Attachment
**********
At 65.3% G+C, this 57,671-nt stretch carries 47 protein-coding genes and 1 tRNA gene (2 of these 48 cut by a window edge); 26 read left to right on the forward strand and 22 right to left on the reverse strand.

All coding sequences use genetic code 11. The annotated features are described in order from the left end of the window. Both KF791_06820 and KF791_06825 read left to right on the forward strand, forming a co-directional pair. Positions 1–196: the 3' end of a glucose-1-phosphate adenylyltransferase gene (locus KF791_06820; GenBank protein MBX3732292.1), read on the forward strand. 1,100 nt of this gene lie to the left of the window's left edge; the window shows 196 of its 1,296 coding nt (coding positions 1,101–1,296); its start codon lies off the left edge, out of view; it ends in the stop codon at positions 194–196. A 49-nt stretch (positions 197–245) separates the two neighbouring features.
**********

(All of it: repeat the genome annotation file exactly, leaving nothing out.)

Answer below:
At 65.3% G+C, this 57,671-nt stretch carries 47 protein-coding genes and 1 tRNA gene (2 of these 48 cut by a window edge); 26 read left to right on the forward strand and 22 right to left on the reverse strand.

All coding sequences use genetic code 11. The annotated features are described in order from the left end of the window. Both KF791_06820 and KF791_06825 read left to right on the forward strand, forming a co-directional pair. Positions 1–196: the 3' end of a glucose-1-phosphate adenylyltransferase gene (locus KF791_06820; GenBank protein MBX3732292.1), read on the forward strand. 1,100 nt of this gene lie to the left of the window's left edge; the window shows 196 of its 1,296 coding nt (coding positions 1,101–1,296); its start codon lies off the left edge, out of view; it ends in the stop codon at positions 194–196. A 49-nt stretch (positions 197–245) separates the two neighbouring features.